• How to Approach a Venue Contract from Every Angle

    POSTED June 12, 2018

    Know What You Are Signing

Contracting with venues is a regular occurrence when planning a new meeting or event. The key is to not just hand off the paperwork to the client for review, but instead use it as an opportunity to learn more about your venue, impress your clients and perhaps even help them reduce their location costs.

We work with a host of hotels, arenas both big and small, and offbeat venues to create unique events and meetings at a variety of locales both here and abroad. Once we receive a contract, we take the time to thoroughly read it multiple times from a number of different vantage points. The first things we look for are, of course, the basics. Are the date and time the space will be rented correct? Are there preferred vendors that we must work with or can we bring in our trusted partners? We also make sure that the rental fee is clearly stated as well as the payment schedule and carefully review the stated cancellation policy.

Another important consideration: Does the contract clearly state the correct timing details and adequately address your load-in and loadout needs? We usually take it one step further and ask if there are any other events taking place before or after our event that could potentially interfere with our plans. If yes, we sometimes extend our rental terms so the other events don’t interfere with ours.

The next step is to clearly identify any hidden costs so there are no surprises for you and your client. Look for clauses that stipulate your use of their cleaning staff, security or A/V technicians. These may be referred to as “other services” and can add up quickly without your realizing it. Ideally you should ask for a breakdown or quote detailing the costs. Having a full understanding of those services can also help to make your planning more thorough from the beginning.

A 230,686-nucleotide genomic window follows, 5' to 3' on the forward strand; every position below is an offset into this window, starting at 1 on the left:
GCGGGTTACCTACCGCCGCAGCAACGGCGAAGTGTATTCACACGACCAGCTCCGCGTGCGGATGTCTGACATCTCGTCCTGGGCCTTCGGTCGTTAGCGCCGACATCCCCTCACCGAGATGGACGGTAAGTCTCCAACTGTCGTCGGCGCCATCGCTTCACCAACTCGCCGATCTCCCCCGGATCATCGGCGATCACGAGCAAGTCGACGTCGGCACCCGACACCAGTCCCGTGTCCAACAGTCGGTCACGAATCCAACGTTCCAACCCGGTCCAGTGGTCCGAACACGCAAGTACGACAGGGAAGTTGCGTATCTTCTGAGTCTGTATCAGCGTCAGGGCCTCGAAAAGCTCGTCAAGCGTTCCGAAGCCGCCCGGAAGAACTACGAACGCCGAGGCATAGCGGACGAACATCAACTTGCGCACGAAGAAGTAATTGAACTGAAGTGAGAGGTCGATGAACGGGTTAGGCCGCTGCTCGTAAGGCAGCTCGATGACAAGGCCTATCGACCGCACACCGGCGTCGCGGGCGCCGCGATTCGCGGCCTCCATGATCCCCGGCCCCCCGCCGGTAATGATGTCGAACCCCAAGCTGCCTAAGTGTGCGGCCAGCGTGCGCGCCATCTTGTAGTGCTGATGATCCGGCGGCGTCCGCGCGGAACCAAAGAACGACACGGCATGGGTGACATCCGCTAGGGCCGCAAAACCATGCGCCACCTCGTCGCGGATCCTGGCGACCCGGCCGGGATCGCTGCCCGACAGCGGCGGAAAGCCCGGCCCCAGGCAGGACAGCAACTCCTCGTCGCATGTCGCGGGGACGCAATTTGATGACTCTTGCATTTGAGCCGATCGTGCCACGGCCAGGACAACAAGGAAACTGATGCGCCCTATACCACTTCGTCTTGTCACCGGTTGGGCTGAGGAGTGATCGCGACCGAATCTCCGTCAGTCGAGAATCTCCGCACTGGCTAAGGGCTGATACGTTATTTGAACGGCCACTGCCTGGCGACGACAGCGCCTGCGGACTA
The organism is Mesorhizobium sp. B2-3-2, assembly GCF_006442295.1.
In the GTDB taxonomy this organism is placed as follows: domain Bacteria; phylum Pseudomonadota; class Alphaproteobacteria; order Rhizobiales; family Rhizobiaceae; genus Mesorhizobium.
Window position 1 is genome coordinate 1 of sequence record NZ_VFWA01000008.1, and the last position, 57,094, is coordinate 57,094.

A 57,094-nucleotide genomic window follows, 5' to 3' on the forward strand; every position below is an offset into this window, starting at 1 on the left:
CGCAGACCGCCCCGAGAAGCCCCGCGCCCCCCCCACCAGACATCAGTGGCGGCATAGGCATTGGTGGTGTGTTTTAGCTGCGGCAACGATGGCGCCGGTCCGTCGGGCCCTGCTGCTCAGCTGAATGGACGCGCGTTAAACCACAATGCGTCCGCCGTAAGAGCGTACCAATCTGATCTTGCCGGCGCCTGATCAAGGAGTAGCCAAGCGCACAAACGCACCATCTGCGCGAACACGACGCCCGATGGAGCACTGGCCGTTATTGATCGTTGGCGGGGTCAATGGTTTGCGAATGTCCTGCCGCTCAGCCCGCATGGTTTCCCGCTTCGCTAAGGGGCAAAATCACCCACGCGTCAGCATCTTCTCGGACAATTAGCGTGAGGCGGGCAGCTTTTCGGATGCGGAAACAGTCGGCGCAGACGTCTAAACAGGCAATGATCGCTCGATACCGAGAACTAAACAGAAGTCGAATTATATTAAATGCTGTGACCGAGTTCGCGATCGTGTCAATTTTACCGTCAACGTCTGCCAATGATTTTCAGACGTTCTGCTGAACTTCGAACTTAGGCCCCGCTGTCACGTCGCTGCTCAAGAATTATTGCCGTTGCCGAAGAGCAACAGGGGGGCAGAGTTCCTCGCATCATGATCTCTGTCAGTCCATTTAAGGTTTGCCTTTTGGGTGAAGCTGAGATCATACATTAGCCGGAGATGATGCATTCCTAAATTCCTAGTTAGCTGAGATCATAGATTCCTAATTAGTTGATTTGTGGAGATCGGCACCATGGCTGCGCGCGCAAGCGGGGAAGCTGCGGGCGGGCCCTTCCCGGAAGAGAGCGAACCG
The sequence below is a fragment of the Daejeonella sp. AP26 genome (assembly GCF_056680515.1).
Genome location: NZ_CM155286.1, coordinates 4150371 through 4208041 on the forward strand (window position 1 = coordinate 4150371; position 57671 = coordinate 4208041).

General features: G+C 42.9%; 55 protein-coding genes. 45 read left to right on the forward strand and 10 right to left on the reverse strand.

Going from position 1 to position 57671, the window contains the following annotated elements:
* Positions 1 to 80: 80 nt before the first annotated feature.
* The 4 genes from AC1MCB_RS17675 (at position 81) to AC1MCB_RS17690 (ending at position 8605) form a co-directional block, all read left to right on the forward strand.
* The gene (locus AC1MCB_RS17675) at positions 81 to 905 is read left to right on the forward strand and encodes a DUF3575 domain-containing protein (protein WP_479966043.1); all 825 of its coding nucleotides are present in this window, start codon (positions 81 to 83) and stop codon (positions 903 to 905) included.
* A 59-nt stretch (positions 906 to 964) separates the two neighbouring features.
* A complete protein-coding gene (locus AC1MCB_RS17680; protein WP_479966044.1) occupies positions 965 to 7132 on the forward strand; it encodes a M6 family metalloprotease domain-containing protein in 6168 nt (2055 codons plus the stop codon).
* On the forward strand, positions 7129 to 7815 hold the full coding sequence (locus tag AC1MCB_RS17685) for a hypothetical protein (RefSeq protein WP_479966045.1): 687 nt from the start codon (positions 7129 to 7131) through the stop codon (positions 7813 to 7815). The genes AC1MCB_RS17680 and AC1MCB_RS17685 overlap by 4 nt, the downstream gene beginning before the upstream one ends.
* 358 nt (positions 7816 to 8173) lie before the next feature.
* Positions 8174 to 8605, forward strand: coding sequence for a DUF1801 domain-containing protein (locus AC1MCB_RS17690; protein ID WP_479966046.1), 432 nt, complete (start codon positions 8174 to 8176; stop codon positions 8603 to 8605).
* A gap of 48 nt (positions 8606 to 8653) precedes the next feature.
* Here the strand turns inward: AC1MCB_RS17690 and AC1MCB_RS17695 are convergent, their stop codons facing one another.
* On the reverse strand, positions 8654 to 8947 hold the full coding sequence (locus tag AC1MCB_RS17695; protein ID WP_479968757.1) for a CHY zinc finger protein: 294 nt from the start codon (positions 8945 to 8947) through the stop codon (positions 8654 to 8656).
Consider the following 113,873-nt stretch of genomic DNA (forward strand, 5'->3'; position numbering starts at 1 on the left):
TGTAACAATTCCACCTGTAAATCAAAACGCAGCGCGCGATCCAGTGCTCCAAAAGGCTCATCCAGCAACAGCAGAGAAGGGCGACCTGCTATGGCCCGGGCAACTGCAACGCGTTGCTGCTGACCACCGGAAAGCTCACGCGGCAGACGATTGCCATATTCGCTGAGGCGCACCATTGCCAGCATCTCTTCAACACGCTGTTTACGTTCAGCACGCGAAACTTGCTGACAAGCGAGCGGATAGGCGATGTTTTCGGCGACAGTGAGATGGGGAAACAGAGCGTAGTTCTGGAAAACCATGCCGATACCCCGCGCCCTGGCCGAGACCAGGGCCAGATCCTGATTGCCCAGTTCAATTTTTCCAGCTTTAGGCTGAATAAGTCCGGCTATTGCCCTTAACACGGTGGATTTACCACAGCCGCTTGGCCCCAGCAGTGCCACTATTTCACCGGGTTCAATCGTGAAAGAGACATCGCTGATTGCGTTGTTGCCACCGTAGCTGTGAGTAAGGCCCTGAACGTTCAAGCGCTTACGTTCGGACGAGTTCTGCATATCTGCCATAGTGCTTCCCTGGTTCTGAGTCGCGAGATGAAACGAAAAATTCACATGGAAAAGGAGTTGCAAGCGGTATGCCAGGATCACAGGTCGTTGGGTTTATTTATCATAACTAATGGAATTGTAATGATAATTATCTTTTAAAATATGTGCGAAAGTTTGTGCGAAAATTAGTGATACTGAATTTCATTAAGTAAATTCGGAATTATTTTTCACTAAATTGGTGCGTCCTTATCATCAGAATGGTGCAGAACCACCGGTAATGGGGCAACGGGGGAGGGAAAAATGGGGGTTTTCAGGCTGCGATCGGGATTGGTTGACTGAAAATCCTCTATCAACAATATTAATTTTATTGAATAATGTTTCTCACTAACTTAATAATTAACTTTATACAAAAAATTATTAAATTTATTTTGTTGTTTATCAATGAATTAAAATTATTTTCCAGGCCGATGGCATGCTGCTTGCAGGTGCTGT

Don’t be afraid to ask if any of the stipulated costs are negotiable. We have saved our clients thousands of dollars by simply asking this question. For example, is the venue charging you for use of their video screens when you won’t be using them? Be sure that both the cost and the “scope of the event” adequately describe what the venue is really being used for.

We also find it useful to search for contract clauses that are unique or don’t apply to our event. Many times a venue will simply present a standard contract template that their legal team created and might include terms not relevant to the actual space we are using or event we are producing. For example, did you know that in Texas some contracts include a stipulation that you must choose whether or not you want your event to be “gun free?” Usually a venue will agree to delete the sections of a contract that don’t apply to your event or refer to resources or equipment that you won’t be using.

Once you follow all of the above steps, it is time to hand over the contract for formal legal review. Don’t be surprised if you go a few more rounds regarding insurance requirements, payment schedules, damages, risk and security measures.

Lastly, what is most important about decoding your contract? It’s the human element! Partner with your venue contact to ensure that the paperwork reflects all that is needed for a successful outcome and that both of your needs are met. Create an ongoing dialogue and articulate your needs so that you can openly address any issues that may arise. Taking these steps will help ensure that everything runs smoothly from the initial planning stages to the completion of your event.


Prior to forming the Charles Group Inc. in 1987, Susan Dunkelman served as director of conferences for the Risk and Insurance Management Society (RIMS), she participates as a member of ILEA and has served on numerous committees and panels in the industry and lectured on meeting planning at New York University. 

With the fast-paced speed of events, follow-up is often forgotten, or the effort put forth is minimal. As the event host or planner, devoting more time and resources to the follow-up offers many benefits yet to be tapped by the broader event planning community. Professional event planners are experts in logistics, details and the experience, and often solely focused on executing a flawless event. Their engagement ends when the event ends.


Organizations take valuable time out of important face-to-face retreats to engage in what many organizations refer to as “team-building.” Buyer beware, as much of what you are seeing is team-building junk food. It’s time together, but just as in the true nature of junk food, these experiences can have a damaging effect on teams and the experience.